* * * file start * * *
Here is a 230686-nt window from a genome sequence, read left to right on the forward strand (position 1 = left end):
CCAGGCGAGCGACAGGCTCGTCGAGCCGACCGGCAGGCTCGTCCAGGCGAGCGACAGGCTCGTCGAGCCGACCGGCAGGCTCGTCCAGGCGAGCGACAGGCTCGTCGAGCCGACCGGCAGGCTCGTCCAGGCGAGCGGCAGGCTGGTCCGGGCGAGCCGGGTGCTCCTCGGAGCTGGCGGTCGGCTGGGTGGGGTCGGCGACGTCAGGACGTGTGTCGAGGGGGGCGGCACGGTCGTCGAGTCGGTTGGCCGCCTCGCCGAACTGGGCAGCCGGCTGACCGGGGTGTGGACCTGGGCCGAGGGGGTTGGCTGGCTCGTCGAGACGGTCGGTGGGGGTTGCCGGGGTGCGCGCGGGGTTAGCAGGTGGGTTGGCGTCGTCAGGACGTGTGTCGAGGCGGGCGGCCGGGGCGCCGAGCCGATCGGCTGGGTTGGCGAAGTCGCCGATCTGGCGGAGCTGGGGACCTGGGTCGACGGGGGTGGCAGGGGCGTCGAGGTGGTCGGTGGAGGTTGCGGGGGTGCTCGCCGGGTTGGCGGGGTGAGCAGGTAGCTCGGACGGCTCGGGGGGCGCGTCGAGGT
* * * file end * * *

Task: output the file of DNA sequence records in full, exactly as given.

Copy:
Here is a 230686-nt window from a genome sequence, read left to right on the forward strand (position 1 = left end):
CCAGGCGAGCGACAGGCTCGTCGAGCCGACCGGCAGGCTCGTCCAGGCGAGCGACAGGCTCGTCGAGCCGACCGGCAGGCTCGTCCAGGCGAGCGACAGGCTCGTCGAGCCGACCGGCAGGCTCGTCCAGGCGAGCGGCAGGCTGGTCCGGGCGAGCCGGGTGCTCCTCGGAGCTGGCGGTCGGCTGGGTGGGGTCGGCGACGTCAGGACGTGTGTCGAGGGGGGCGGCACGGTCGTCGAGTCGGTTGGCCGCCTCGCCGAACTGGGCAGCCGGCTGACCGGGGTGTGGACCTGGGCCGAGGGGGTTGGCTGGCTCGTCGAGACGGTCGGTGGGGGTTGCCGGGGTGCGCGCGGGGTTAGCAGGTGGGTTGGCGTCGTCAGGACGTGTGTCGAGGCGGGCGGCCGGGGCGCCGAGCCGATCGGCTGGGTTGGCGAAGTCGCCGATCTGGCGGAGCTGGGGACCTGGGTCGACGGGGGTGGCAGGGGCGTCGAGGTGGTCGGTGGAGGTTGCGGGGGTGCTCGCCGGGTTGGCGGGGTGAGCAGGTAGCTCGGACGGCTCGGGGGGCGCGTCGAGGT